Mary Sue Koontz and her late husband Henry Koontz, all dressed up and ready for their Texas Fourth of July barbecue party.
PHOTO: GRAY HAWN & ASSOCIATES
A more subdued tone marks this sprawling kingdom of a ranch now that the boss is dead, killed a couple of years ago when his car was demolished by a pickup in the hands of a 20-year-old who had put away way too much bourbon, or something. But the barbecues the boss and Mary Sue held after stock sales or to celebrate holidays with friends and family have become legends in a state where legends don't rise easily. His voice, unabashed and penetrating, can still be heard in his neighbors' memories, booming across the prairie as they celebrate the Fourth of July in Texas.
HK Ranch Barbecue: Fourth of July in Texas
I just love the Fourth of Joo-ly," blared Henry Clay Koontz, the boss. It was late in the evening on a hot and humid south Texas Fourth of July, and Henry was looking out from the upper deck of the HK Ranch pool house to the pasture, where two cowhands were setting off a 30-minute fireworks display that eclipsed the starry night itself. Just a few hours earlier, this same field had been filled with HK cattle, some of the most highly prized Brahman breeding stock in the country. A wind surfer on the pond had scared off a hundred or so. Now the endless prairie seemed deserted except for a lone trailer. Sitting with Henry Clay, guests could see the wide-open range on all sides. On the other side of the ranch house, Joe Padilla, the Mexican head cook, and the top ranch hands were still dishing out the barbecue vittles.
The annual HK Ranch Fourth of July in Texas was fun, Texas-size, orchestrated by Henry Clay and his wife, Mary Sue, for about 200 friends and family members. The ranch, a division of the 35,000-acre family-owned Keeran Ranch, was started in 1867 by Henry's great-grandfather, Captain John N. Keeran, a Texas pioneer. In 1878, Keeran imported the first humpbacked Brahman cattle from India into the Western Hemisphere. Henry Clay's mother was a well-known Brahman breeder and followed in the family tradition. "See those lights there. That's the Luaca Bay, and to the south is the old port of Indianola. That's where my great-grandfather, along with Shanghai Pierce, brought the Brahmans into Texas." Place-do, where the ranch is located, is dotted with gooseneck oil wells and rice and milo fields. It lies about 100 miles south of Houston and 14 miles from the Gulf of Mexico.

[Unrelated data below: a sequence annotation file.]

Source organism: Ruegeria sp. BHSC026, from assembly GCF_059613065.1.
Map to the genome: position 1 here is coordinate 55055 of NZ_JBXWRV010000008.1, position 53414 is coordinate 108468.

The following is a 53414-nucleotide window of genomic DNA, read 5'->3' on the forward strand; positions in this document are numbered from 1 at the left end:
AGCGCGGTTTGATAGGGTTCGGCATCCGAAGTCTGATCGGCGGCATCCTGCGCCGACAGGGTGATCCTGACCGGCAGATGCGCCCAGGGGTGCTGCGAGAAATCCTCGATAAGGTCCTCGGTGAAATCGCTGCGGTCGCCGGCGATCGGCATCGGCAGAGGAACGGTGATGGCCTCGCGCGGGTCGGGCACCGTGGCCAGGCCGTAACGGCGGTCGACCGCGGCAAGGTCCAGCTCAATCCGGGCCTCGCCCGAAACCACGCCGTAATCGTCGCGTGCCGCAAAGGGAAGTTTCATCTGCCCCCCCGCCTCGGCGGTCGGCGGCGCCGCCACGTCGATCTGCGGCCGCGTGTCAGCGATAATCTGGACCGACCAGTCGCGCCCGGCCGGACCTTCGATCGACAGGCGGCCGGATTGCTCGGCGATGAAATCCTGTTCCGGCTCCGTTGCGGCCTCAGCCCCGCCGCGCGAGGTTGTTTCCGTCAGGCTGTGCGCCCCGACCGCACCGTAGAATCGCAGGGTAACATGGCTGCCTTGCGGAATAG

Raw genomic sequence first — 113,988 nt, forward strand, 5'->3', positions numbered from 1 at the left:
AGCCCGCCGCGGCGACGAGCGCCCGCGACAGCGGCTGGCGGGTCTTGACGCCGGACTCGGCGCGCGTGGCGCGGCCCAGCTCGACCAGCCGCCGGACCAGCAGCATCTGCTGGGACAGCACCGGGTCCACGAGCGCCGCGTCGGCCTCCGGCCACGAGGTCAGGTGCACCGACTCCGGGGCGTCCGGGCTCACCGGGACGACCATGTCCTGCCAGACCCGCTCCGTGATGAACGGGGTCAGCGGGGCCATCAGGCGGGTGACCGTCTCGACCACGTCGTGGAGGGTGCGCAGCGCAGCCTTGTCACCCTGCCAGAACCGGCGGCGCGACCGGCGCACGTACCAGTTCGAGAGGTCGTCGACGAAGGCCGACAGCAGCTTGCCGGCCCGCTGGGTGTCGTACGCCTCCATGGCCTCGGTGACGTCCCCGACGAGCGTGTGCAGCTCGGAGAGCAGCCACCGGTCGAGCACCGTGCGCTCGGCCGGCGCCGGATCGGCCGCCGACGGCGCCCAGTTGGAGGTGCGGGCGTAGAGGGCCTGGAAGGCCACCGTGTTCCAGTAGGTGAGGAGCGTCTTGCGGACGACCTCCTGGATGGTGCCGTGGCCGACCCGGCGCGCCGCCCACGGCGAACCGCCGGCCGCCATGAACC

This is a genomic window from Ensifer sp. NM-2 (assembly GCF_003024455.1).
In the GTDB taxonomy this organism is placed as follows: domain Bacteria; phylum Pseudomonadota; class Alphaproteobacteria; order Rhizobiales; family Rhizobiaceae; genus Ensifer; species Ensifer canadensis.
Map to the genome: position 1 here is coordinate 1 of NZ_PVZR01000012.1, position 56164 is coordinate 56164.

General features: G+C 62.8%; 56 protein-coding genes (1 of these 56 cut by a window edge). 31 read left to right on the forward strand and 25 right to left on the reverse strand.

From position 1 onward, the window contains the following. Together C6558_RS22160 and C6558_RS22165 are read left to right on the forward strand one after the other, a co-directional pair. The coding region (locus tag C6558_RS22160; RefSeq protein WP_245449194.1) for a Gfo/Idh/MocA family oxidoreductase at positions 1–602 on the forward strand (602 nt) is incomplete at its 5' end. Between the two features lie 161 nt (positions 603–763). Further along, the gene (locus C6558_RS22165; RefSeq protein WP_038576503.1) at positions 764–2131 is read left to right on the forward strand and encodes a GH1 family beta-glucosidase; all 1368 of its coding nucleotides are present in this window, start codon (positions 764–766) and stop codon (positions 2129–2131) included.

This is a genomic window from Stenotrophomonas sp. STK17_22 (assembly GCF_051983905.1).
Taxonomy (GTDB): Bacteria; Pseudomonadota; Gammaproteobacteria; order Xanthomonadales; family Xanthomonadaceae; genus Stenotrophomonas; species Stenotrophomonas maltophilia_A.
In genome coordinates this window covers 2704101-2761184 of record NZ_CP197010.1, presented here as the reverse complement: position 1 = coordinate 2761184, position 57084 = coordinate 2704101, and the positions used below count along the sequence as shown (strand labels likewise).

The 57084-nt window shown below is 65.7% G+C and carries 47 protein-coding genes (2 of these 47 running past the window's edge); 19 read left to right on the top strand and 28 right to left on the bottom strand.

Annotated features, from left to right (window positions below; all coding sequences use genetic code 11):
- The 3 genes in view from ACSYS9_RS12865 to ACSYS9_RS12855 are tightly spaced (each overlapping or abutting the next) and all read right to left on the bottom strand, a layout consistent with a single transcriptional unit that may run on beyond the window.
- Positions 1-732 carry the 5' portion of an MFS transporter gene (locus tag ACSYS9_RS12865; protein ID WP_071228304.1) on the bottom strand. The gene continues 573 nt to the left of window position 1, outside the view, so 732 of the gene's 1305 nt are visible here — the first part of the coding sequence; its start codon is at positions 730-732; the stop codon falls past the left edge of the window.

Guests approach the HK Ranch through a gate that's decked out in red, white and blue crepe paper flying from the top of a 15-foot centennial yucca plant. A few miles into the ranch on a din road, they pass the original Keeran family homestead, a large white building with 19 columns, now belonging to Emily Keeran Campbell, or Aunt Emma, as she is called.
At a second checkpoint, beyond another fence enclosing yet more prairie, a yes-sir-ee cowboy in Stetson hat and boots meets each guest with a red bandana wrapped around an icy Lone Star beer, while Sousa marches rouse it up in the background.
Mary Sue tells the story that when she and Henry Clay got married, she didn't want to live on the ranch. "We moved into my little house in Victoria, and he drove back and forth to the ranch every day. That lasted about two months, and then late one night he got a phone call. I could tell he was talking about buying and moving . . . something." Fed up with the commute, he was arranging to move a house 20 miles from Victoria to the HK Ranch.
As it happened, the house Henry Clay had bought—sight unseen—that evening was a church bedecked with JESUS SAVES in blue neon lights. Before Mary Sue would step into it, however, Henry Clay had to convert it into a home.
Today clumps of pampas grass lead up to the incongruous house. A swimming pool, bordered with palm trees, sits to its right, with a screened-in pool house containing a kitchen and a dumbwaiter that goes up to the roof terrace, Henry's favorite under-the-stars dining area. On the veranda, with its white wicker rockers and a seven-foot porch swing, a small engraved brass plaque reads: ABSOLUTELY NOTHING HAPPENED HERE IN 1897—a takeoff on the Texas Heritage markers scattered on historical landmarks throughout the state.